Grunt Work as Spiritual Practice
How to use stupid work to your advantage.
Grunt work has a bad reputation.
It is "low-leverage", "rarely worth doing", and should be "eliminated, automated or delegated", according to the productivity gurus of the world.
For the most part, I agree. I've spent years automating stupid-work in my own life, and I am actively engaged in the battle against the never-ending barrage of grunt work that, like a fire hydrant blasting O2 into the face of a thirsty dog, overwhelms most knowledge workers who are trying to get anything important done.
But I've recently found a new perspective. Or, perhaps, a new perspective has found me. I now believe that a certain amount of grunt work can be a refreshing, soulful, and yes, even spiritual practice.
As I understand spiritual practices, they are designed to give its practitioners a rejuvenating break from their daily, earthly, actual lives. By pausing life for a moment of silence, chanting, woodcutting or whatever your spiritual practice of choice is, you transcend the ordinary and focus on something else than whatever you're actually doing with your life. In short, you give yourself a break.
So, too, can you use grunt work as a break from your highly demanding professional life.
Your Real Job as a knowledge worker in a high-complexity role or domain, is to think clearly and make good decisions consistently. That is difficult and demanding indeed, and most of us are not able to do so at the highest level 24/7. Enter grunt work.
Grunt work, when scheduled intentionally, can give us a pause from the important, high-leverage work of thinking and decision making. It can act as a mechanism for professional rest and rejuvenation, much like a long oooohhhmmm for a praying Buddhist.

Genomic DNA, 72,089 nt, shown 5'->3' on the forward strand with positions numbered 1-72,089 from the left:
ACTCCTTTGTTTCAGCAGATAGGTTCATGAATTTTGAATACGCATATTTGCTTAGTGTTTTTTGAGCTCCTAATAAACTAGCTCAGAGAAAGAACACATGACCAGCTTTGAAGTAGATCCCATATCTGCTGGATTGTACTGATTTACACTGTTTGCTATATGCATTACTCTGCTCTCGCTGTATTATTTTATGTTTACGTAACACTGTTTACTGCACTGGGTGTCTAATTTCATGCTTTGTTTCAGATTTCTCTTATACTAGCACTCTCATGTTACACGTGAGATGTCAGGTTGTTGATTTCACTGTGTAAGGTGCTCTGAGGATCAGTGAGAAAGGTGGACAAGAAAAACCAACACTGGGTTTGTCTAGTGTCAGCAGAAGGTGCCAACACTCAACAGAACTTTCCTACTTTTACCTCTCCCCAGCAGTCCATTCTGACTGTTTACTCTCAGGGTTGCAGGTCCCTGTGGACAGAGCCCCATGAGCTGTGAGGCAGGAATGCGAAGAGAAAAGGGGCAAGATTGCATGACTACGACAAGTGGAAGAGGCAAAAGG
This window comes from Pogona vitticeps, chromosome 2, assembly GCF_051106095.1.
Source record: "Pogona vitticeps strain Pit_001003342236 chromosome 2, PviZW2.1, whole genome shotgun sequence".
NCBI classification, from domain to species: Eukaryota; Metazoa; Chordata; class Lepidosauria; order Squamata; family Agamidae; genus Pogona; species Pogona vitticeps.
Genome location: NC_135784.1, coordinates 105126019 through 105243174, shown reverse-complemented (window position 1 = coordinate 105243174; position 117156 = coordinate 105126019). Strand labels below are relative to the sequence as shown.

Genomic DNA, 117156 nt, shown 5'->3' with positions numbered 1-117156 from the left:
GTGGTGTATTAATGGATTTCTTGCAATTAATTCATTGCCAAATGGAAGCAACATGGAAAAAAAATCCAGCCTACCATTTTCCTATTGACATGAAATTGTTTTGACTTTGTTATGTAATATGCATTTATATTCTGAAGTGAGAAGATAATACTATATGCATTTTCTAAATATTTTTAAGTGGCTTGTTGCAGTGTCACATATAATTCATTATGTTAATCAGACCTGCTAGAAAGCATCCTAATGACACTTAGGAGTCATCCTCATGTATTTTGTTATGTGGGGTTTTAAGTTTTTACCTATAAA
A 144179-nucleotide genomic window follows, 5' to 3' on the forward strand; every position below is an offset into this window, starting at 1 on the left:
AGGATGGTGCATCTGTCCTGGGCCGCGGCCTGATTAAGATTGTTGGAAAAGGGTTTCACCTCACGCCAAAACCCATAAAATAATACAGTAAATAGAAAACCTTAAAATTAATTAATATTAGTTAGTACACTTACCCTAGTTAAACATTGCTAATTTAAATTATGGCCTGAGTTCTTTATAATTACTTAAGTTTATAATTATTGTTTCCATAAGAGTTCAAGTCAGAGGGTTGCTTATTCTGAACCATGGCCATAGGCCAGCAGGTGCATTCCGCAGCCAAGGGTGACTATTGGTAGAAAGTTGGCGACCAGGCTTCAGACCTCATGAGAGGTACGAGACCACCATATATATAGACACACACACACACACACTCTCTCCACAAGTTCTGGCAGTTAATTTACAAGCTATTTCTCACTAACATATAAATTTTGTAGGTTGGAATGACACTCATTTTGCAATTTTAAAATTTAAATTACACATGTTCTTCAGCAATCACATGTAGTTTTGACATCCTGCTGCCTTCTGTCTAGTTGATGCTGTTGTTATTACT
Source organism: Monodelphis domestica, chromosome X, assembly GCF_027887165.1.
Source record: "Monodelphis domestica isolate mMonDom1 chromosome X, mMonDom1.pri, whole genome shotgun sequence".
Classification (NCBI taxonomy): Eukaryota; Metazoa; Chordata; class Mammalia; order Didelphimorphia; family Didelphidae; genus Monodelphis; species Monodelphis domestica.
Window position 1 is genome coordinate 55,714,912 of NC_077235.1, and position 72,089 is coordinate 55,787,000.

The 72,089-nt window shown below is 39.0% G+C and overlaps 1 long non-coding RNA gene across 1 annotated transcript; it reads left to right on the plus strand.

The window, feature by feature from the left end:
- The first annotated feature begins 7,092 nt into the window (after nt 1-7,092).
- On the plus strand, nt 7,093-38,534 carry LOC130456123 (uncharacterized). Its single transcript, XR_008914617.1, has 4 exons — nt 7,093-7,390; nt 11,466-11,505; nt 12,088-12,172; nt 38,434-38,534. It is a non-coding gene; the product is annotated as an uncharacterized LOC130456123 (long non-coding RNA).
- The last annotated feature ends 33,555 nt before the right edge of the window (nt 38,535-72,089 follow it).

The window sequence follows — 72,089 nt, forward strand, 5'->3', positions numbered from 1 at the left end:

Built into many spiritual practices is a promise of reaching something transcendental. The spiritual practice will, supposedly, move you closer to something or somewhere better and calmer than your regular life, be it Heaven, nirvana, or just to the bottom of that difficult yoga stretch.
So too with grunt work. “Just do it now, and you will feel free”, it promises with a deceptive voice. A clear, undistracted mind is just a few emails and five todos away, goes the siren song of grunt work. Perhaps so. But you soon realise that the end destination is illusory, always just out of reach. Inbox Zero and Nirvana are similar in this regard. As soon as you believe you may have arrived there for a fleeting moment, you will be sent back to where you came from, doomed to eternally try again to reach that blissful state.
So do not fool yourself into believing you can make the grunt work go away once and for all, leaving you in peace with an eternally empty inbox or todo list. Instead, embrace the grunt. Use it as a well deserved pause from your difficult and demanding job. Use it to give yourself some well-deserved dopamine hits as you tick off those Asana tasks and archive your Mount Kilimanjaro of old emails.
Just make sure you don't overengage with the grunt.
It will tempt you to completely disregard your important work, the stuff that matters.
For just like other spiritual practices, it can go too far and become all-consuming. For as lovely as nirvana and perpetual Inbox Zero both appear, one must always remember that they are fleeting illusions.
Life is best lived grounded here on Earth, with the occasional visits to the spiritual hintherlands. The opposite rarely works. So too, is your professional life best lived in the realm of important tasks and deep thinking, with occasional visits to Gruntistan. The opposite rarely works.